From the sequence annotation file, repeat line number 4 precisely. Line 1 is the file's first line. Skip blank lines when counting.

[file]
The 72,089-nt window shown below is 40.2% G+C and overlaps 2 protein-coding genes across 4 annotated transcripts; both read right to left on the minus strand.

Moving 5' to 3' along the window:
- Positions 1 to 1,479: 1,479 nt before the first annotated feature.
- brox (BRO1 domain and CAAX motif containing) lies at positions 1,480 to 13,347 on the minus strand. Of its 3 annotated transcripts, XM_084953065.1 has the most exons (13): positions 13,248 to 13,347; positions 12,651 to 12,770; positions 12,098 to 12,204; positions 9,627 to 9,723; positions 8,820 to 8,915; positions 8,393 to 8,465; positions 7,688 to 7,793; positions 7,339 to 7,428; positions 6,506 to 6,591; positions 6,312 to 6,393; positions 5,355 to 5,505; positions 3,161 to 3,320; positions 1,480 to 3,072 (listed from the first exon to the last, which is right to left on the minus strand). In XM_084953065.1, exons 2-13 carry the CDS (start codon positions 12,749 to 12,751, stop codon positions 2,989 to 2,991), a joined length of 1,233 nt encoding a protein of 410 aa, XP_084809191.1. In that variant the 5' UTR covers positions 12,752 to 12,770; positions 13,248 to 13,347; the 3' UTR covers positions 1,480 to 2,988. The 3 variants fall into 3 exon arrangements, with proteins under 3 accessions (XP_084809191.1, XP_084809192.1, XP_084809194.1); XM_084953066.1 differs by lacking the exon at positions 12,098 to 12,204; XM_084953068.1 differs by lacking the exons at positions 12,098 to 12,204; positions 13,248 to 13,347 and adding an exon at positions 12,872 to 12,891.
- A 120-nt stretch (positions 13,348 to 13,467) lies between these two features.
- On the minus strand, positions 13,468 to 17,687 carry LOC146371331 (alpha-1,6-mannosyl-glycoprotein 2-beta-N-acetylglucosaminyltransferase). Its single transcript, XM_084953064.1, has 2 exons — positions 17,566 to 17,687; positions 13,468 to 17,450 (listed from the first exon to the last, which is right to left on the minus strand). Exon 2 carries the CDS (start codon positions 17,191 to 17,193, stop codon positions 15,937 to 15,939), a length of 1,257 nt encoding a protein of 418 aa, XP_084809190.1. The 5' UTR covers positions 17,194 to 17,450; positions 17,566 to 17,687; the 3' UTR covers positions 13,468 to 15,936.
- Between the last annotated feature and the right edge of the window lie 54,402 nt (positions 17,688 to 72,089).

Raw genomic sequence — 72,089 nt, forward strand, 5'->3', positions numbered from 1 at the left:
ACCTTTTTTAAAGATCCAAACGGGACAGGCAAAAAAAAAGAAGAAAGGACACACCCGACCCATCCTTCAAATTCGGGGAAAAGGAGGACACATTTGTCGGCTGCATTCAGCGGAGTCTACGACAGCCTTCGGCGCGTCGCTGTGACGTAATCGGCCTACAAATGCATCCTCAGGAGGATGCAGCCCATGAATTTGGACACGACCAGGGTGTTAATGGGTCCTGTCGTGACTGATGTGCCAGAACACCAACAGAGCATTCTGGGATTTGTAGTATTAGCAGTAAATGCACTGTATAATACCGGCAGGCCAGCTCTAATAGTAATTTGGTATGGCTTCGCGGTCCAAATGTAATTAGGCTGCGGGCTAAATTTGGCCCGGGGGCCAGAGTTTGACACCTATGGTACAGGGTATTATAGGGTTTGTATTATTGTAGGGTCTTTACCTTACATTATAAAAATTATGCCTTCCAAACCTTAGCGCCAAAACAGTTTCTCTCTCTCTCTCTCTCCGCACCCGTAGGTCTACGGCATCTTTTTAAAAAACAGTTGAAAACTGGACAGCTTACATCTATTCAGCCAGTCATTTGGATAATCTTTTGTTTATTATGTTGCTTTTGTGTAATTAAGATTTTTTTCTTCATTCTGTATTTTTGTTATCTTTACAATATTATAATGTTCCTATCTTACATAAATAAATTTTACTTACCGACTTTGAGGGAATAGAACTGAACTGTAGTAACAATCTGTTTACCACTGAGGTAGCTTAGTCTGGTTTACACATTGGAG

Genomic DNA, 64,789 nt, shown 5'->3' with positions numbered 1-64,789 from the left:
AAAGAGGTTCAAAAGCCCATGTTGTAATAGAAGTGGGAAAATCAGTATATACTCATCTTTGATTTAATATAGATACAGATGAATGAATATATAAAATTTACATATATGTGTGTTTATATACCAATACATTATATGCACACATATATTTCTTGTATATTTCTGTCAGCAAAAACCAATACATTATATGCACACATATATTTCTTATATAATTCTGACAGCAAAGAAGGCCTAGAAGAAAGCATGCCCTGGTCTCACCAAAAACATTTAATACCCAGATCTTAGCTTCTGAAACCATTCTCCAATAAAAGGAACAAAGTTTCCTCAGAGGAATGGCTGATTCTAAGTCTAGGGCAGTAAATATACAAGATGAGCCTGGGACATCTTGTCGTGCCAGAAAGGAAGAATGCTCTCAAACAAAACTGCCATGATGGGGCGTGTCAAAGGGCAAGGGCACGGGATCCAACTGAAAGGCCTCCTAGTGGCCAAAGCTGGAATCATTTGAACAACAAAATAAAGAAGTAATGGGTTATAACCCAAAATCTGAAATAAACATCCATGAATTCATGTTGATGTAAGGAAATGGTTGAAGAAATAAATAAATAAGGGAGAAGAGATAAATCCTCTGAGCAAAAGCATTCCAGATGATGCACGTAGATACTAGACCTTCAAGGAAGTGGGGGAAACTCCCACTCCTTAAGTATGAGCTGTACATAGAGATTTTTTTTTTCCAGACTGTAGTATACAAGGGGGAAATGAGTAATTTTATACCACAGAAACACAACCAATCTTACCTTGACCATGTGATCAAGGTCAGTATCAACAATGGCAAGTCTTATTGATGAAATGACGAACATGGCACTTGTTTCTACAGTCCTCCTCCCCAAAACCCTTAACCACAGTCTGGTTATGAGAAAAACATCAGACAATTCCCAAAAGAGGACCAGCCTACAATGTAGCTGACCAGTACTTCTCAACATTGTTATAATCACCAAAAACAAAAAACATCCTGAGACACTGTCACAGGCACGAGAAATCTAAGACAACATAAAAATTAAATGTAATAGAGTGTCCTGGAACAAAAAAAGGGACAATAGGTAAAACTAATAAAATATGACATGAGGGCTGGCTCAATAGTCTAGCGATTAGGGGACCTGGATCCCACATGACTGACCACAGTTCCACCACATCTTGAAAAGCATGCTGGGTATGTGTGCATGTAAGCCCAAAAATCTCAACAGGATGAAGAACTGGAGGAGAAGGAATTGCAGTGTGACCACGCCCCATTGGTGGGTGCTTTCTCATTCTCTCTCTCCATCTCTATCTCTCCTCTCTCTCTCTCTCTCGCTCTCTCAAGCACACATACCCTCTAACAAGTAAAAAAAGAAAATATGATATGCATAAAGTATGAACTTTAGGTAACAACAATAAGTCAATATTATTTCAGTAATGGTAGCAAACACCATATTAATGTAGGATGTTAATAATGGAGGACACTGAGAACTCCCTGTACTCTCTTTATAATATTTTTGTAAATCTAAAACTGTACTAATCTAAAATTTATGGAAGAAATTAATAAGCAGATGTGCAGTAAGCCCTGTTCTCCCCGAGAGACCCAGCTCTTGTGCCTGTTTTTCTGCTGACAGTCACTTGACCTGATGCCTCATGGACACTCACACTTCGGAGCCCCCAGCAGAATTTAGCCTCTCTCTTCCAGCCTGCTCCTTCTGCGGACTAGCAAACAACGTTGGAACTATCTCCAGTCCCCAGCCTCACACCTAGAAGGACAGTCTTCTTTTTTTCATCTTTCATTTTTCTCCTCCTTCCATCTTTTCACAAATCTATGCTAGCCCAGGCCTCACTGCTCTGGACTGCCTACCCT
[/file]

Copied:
- brox (BRO1 domain and CAAX motif containing) lies at positions 1,480 to 13,347 on the minus strand. Of its 3 annotated transcripts, XM_084953065.1 has the most exons (13): positions 13,248 to 13,347; positions 12,651 to 12,770; positions 12,098 to 12,204; positions 9,627 to 9,723; positions 8,820 to 8,915; positions 8,393 to 8,465; positions 7,688 to 7,793; positions 7,339 to 7,428; positions 6,506 to 6,591; positions 6,312 to 6,393; positions 5,355 to 5,505; positions 3,161 to 3,320; positions 1,480 to 3,072 (listed from the first exon to the last, which is right to left on the minus strand). In XM_084953065.1, exons 2-13 carry the CDS (start codon positions 12,749 to 12,751, stop codon positions 2,989 to 2,991), a joined length of 1,233 nt encoding a protein of 410 aa, XP_084809191.1. In that variant the 5' UTR covers positions 12,752 to 12,770; positions 13,248 to 13,347; the 3' UTR covers positions 1,480 to 2,988. The 3 variants fall into 3 exon arrangements, with proteins under 3 accessions (XP_084809191.1, XP_084809192.1, XP_084809194.1); XM_084953066.1 differs by lacking the exon at positions 12,098 to 12,204; XM_084953068.1 differs by lacking the exons at positions 12,098 to 12,204; positions 13,248 to 13,347 and adding an exon at positions 12,872 to 12,891.